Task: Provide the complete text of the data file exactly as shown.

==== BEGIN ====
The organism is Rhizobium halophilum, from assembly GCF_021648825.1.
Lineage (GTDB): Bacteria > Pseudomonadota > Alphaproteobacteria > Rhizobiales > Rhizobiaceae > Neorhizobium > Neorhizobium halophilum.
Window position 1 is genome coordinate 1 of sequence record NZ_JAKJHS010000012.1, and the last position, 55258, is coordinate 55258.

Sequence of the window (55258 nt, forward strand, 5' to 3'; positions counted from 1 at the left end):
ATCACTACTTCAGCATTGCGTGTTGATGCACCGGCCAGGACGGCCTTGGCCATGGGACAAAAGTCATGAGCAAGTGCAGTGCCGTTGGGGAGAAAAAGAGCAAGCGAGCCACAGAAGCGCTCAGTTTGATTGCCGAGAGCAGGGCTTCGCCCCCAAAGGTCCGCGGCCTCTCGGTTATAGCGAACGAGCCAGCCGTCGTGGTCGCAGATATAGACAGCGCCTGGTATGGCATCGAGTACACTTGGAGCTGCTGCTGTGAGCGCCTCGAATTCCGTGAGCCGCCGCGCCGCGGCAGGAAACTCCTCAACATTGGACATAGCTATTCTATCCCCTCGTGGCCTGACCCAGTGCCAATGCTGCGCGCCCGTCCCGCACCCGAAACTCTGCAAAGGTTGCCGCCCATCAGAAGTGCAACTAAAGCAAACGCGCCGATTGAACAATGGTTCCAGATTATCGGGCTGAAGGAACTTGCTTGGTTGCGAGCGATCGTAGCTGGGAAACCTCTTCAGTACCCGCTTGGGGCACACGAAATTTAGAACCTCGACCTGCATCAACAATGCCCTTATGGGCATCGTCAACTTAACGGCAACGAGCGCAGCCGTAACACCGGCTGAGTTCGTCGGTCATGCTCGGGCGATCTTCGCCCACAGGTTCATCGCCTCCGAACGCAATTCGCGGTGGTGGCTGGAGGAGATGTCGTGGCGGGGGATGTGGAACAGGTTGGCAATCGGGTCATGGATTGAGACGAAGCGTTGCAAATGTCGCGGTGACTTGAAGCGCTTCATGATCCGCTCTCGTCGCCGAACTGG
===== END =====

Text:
The organism is Rhizobium halophilum, from assembly GCF_021648825.1.
Lineage (GTDB): Bacteria > Pseudomonadota > Alphaproteobacteria > Rhizobiales > Rhizobiaceae > Neorhizobium > Neorhizobium halophilum.
Window position 1 is genome coordinate 1 of sequence record NZ_JAKJHS010000012.1, and the last position, 55258, is coordinate 55258.

Sequence of the window (55258 nt, forward strand, 5' to 3'; positions counted from 1 at the left end):
ATCACTACTTCAGCATTGCGTGTTGATGCACCGGCCAGGACGGCCTTGGCCATGGGACAAAAGTCATGAGCAAGTGCAGTGCCGTTGGGGAGAAAAAGAGCAAGCGAGCCACAGAAGCGCTCAGTTTGATTGCCGAGAGCAGGGCTTCGCCCCCAAAGGTCCGCGGCCTCTCGGTTATAGCGAACGAGCCAGCCGTCGTGGTCGCAGATATAGACAGCGCCTGGTATGGCATCGAGTACACTTGGAGCTGCTGCTGTGAGCGCCTCGAATTCCGTGAGCCGCCGCGCCGCGGCAGGAAACTCCTCAACATTGGACATAGCTATTCTATCCCCTCGTGGCCTGACCCAGTGCCAATGCTGCGCGCCCGTCCCGCACCCGAAACTCTGCAAAGGTTGCCGCCCATCAGAAGTGCAACTAAAGCAAACGCGCCGATTGAACAATGGTTCCAGATTATCGGGCTGAAGGAACTTGCTTGGTTGCGAGCGATCGTAGCTGGGAAACCTCTTCAGTACCCGCTTGGGGCACACGAAATTTAGAACCTCGACCTGCATCAACAATGCCCTTATGGGCATCGTCAACTTAACGGCAACGAGCGCAGCCGTAACACCGGCTGAGTTCGTCGGTCATGCTCGGGCGATCTTCGCCCACAGGTTCATCGCCTCCGAACGCAATTCGCGGTGGTGGCTGGAGGAGATGTCGTGGCGGGGGATGTGGAACAGGTTGGCAATCGGGTCATGGATTGAGACGAAGCGTTGCAAATGTCGCGGTGACTTGAAGCGCTTCATGATCCGCTCTCGTCGCCGAACTGG